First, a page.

June 19: Scott Elliott:The Beauty of the Gospel
June 24: Chris Hodges: The Glory of the Son
June 26: David Smith: then they can see my glory, which you gave me
July 1: Jeremy Hoover: Matthew and Mission
July 3: Allen Carr: The Glory in the Welcome
July 10: Daniel Burns: Not So With You
July 15: Rex Butts: A Place For Lepers
July 22: Jennifer Rundlett: A Vision of Harmony
July 24: Don Middleton: Come To The Table
July 29: Tim Archer: Do Not Be Afraid
August 5: Paula Harrington: When Doubt Met Divine
August 7: Holly Barrett: He knows me inside and out
August 12: Patrick Barber: Nothing But Leaves
August 14: Wade Tannehill: We Have Seen His Glory
August 19: Pita Horne: Walking The Racial Tightrope For Jesus

The events of Ferguson and the ensuing barrage of related articles have served to remind me how ill equipped I am for this ministry context in which I find myself. Yes, I have relevant training and life experience, but the issues revealed in Ferguson run so deep. Any steps toward solutions or reconciliation that I might propose seem so inadequate. I’ve preached for this church for 6 years and yet at a moment of crisis like this I question my credibility to speak meaningfully into the lives of those most touched by the death of Michael Brown.
But before I drown in my doubt and self-deprecation, I find hope in 2 Corinthians 12:9. But he said to me, “My grace is sufficient for you, for my power is made perfect in weakness.”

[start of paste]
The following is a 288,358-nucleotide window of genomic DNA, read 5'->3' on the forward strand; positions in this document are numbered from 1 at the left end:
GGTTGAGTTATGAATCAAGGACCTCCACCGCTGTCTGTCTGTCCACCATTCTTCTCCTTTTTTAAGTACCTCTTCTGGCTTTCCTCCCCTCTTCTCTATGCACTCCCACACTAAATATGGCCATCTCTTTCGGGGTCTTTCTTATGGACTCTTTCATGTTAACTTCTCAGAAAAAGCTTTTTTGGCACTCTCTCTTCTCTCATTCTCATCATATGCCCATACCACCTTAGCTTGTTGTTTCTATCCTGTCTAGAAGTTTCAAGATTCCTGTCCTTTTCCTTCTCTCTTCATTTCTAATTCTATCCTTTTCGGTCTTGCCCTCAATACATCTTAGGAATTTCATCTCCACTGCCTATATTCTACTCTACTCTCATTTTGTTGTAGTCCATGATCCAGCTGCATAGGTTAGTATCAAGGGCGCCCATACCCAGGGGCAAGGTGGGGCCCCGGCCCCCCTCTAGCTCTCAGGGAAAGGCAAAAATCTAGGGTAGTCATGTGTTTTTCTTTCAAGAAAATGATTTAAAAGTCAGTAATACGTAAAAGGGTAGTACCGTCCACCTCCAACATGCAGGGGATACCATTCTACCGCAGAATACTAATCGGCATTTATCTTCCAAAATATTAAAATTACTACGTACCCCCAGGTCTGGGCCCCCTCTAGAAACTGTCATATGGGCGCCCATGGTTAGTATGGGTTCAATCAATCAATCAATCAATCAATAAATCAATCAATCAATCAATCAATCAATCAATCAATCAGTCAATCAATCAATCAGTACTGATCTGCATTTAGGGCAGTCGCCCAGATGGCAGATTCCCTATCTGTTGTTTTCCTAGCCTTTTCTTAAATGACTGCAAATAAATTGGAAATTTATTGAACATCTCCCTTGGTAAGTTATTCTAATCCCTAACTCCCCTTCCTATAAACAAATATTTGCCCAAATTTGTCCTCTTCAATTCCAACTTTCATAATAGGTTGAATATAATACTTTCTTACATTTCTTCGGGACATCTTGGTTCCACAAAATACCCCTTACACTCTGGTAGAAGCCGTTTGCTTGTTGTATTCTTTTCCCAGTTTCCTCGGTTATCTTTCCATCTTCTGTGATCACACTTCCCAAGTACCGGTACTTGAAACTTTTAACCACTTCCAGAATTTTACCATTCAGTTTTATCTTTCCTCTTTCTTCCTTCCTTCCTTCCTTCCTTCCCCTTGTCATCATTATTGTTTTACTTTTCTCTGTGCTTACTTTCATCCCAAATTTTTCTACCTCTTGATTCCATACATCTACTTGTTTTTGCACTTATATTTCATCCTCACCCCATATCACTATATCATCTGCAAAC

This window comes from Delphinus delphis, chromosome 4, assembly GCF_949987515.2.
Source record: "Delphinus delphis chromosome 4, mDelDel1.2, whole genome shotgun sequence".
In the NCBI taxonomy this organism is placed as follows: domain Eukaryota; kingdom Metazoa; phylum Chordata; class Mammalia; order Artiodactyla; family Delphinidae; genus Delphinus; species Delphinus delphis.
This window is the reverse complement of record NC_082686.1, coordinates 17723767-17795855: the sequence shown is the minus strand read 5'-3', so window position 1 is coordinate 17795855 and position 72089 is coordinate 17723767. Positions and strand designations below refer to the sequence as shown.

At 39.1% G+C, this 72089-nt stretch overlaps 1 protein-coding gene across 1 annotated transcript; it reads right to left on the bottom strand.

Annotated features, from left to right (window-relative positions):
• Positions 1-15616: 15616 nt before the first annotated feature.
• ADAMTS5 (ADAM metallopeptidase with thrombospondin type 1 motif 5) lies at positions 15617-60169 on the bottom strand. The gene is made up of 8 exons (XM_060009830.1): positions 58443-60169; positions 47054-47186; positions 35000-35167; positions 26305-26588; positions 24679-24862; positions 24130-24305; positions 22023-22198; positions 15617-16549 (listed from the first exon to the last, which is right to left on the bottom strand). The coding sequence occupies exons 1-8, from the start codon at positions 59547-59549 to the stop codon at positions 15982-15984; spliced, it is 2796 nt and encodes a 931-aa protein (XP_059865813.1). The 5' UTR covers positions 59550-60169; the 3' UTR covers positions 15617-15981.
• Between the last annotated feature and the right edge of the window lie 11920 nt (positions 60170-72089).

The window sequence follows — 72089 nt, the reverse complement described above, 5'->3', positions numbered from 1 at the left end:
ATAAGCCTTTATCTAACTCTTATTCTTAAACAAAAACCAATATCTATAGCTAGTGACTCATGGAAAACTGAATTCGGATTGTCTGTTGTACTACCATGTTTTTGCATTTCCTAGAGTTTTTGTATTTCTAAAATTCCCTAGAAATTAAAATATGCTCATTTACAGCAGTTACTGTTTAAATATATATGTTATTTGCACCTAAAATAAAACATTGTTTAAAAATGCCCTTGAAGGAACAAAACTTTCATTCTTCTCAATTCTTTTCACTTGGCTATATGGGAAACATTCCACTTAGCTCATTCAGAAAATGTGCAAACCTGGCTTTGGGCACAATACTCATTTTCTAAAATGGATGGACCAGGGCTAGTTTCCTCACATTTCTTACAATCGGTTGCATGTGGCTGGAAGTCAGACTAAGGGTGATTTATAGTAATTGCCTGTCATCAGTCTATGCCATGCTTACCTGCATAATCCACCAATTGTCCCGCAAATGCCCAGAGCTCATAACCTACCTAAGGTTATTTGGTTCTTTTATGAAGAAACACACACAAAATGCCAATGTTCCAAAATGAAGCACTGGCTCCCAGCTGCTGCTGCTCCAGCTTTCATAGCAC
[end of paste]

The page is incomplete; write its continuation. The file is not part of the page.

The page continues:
When praying for someone is an act of aggression

pharisee and tax collector“I’ll be praying that God show you the error of your ways.”

It should be nice to have someone say that they’ll pray for you, right? Yet look at the above statement. There’s something about it that smacks of the Pharisee’s prayer in Luke 18, the pious superiority revealing itself in HolySpeak.

The “loving” statement above says that we have a difference of opinion, but my opinion is God’s opinion. It’s like the old joke about the two musicians arguing about how to perform a Bach concerto. Finally one says, “Listen, you keep playing it your way. I’ll keep playing it Bach’s way.”

Condescension. “Someday you’ll see how wrong you were.” Smug superiority. “Yes, I used to believe that way, until I really studied these passages.”

Here’s a news flash: You’re wrong.

Here’s another: I’m wrong.

Here’s a whole string of them: N.T. Wright is wrong. The Pope is wrong. Your preacher is wrong. That guy who is on every workshop is wrong.

We’re all wrong about something. And we need to act like we’re aware of that.

 

Image courtesy Sweet Publishing